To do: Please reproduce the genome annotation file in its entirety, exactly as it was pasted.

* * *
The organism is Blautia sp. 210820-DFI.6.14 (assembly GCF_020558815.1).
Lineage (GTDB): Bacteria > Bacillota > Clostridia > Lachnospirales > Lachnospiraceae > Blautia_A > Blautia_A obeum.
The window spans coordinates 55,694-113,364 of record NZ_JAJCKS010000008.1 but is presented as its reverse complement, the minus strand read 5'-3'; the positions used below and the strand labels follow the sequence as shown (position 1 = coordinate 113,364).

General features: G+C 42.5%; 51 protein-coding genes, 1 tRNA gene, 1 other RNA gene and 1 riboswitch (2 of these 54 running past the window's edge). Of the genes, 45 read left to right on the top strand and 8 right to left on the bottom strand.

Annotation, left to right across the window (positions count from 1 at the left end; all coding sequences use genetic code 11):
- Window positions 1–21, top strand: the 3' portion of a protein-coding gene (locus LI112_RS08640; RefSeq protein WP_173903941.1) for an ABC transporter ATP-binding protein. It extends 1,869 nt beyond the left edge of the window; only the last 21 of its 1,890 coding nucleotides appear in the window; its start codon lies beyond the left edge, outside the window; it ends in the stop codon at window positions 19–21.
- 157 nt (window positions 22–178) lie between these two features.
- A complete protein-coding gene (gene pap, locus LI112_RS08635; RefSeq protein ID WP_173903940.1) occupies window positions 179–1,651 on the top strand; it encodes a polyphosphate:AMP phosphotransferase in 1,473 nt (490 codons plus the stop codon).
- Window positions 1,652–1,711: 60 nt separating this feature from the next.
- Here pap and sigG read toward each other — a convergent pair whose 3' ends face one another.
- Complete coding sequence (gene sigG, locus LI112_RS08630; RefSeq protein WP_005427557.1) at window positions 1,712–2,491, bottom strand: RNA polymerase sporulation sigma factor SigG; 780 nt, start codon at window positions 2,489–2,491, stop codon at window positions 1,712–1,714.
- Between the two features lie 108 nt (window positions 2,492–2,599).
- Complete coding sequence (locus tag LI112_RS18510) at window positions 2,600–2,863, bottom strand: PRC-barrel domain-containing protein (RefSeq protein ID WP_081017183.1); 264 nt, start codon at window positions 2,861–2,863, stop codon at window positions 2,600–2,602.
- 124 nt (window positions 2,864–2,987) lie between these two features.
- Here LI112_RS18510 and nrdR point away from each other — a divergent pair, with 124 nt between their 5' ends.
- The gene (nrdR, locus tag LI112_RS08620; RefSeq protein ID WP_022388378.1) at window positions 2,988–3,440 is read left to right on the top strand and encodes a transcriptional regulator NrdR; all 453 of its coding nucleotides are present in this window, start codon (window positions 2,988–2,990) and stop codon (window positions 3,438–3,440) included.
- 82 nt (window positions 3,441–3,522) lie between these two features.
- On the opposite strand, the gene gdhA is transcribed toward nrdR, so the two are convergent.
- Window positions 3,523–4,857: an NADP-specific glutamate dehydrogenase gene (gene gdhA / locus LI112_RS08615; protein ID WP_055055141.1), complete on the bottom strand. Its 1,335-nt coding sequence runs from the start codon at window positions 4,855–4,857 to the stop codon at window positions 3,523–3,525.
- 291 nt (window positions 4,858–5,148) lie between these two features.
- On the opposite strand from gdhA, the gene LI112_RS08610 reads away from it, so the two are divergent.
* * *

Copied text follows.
The organism is Blautia sp. 210820-DFI.6.14 (assembly GCF_020558815.1).
Lineage (GTDB): Bacteria > Bacillota > Clostridia > Lachnospirales > Lachnospiraceae > Blautia_A > Blautia_A obeum.
The window spans coordinates 55,694-113,364 of record NZ_JAJCKS010000008.1 but is presented as its reverse complement, the minus strand read 5'-3'; the positions used below and the strand labels follow the sequence as shown (position 1 = coordinate 113,364).

General features: G+C 42.5%; 51 protein-coding genes, 1 tRNA gene, 1 other RNA gene and 1 riboswitch (2 of these 54 running past the window's edge). Of the genes, 45 read left to right on the top strand and 8 right to left on the bottom strand.

Annotation, left to right across the window (positions count from 1 at the left end; all coding sequences use genetic code 11):
- Window positions 1–21, top strand: the 3' portion of a protein-coding gene (locus LI112_RS08640; RefSeq protein WP_173903941.1) for an ABC transporter ATP-binding protein. It extends 1,869 nt beyond the left edge of the window; only the last 21 of its 1,890 coding nucleotides appear in the window; its start codon lies beyond the left edge, outside the window; it ends in the stop codon at window positions 19–21.
- 157 nt (window positions 22–178) lie between these two features.
- A complete protein-coding gene (gene pap, locus LI112_RS08635; RefSeq protein ID WP_173903940.1) occupies window positions 179–1,651 on the top strand; it encodes a polyphosphate:AMP phosphotransferase in 1,473 nt (490 codons plus the stop codon).
- Window positions 1,652–1,711: 60 nt separating this feature from the next.
- Here pap and sigG read toward each other — a convergent pair whose 3' ends face one another.
- Complete coding sequence (gene sigG, locus LI112_RS08630; RefSeq protein WP_005427557.1) at window positions 1,712–2,491, bottom strand: RNA polymerase sporulation sigma factor SigG; 780 nt, start codon at window positions 2,489–2,491, stop codon at window positions 1,712–1,714.
- Between the two features lie 108 nt (window positions 2,492–2,599).
- Complete coding sequence (locus tag LI112_RS18510) at window positions 2,600–2,863, bottom strand: PRC-barrel domain-containing protein (RefSeq protein ID WP_081017183.1); 264 nt, start codon at window positions 2,861–2,863, stop codon at window positions 2,600–2,602.
- 124 nt (window positions 2,864–2,987) lie between these two features.
- Here LI112_RS18510 and nrdR point away from each other — a divergent pair, with 124 nt between their 5' ends.
- The gene (nrdR, locus tag LI112_RS08620; RefSeq protein ID WP_022388378.1) at window positions 2,988–3,440 is read left to right on the top strand and encodes a transcriptional regulator NrdR; all 453 of its coding nucleotides are present in this window, start codon (window positions 2,988–2,990) and stop codon (window positions 3,438–3,440) included.
- 82 nt (window positions 3,441–3,522) lie between these two features.
- On the opposite strand, the gene gdhA is transcribed toward nrdR, so the two are convergent.
- Window positions 3,523–4,857: an NADP-specific glutamate dehydrogenase gene (gene gdhA / locus LI112_RS08615; protein ID WP_055055141.1), complete on the bottom strand. Its 1,335-nt coding sequence runs from the start codon at window positions 4,855–4,857 to the stop codon at window positions 3,523–3,525.
- 291 nt (window positions 4,858–5,148) lie between these two features.
- On the opposite strand from gdhA, the gene LI112_RS08610 reads away from it, so the two are divergent.